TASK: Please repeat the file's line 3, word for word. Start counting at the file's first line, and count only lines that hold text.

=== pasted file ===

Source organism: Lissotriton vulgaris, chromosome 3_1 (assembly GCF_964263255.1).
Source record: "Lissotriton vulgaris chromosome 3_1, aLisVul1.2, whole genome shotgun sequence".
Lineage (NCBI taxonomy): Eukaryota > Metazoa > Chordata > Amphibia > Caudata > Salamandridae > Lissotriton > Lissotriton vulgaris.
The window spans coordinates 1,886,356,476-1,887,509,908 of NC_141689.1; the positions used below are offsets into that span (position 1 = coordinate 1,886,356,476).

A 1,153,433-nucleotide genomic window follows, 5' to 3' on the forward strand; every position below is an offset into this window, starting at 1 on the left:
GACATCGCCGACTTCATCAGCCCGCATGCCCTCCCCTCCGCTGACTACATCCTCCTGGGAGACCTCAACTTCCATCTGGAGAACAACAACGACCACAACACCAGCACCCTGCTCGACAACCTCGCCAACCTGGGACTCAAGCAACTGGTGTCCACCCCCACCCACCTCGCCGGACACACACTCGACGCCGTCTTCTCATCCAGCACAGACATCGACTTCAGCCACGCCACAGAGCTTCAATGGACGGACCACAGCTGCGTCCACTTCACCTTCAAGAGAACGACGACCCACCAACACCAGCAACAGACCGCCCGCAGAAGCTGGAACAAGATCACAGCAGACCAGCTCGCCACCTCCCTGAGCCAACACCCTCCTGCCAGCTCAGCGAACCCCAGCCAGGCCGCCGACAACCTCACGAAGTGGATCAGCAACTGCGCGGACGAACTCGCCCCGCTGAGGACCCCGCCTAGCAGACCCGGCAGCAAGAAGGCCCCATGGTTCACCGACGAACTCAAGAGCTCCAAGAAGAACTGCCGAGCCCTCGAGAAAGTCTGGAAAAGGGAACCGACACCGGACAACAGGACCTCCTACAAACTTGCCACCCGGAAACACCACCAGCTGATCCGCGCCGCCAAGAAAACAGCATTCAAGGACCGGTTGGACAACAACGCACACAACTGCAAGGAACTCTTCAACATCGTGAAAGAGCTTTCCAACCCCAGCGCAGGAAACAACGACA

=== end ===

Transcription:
Lineage (NCBI taxonomy): Eukaryota > Metazoa > Chordata > Amphibia > Caudata > Salamandridae > Lissotriton > Lissotriton vulgaris.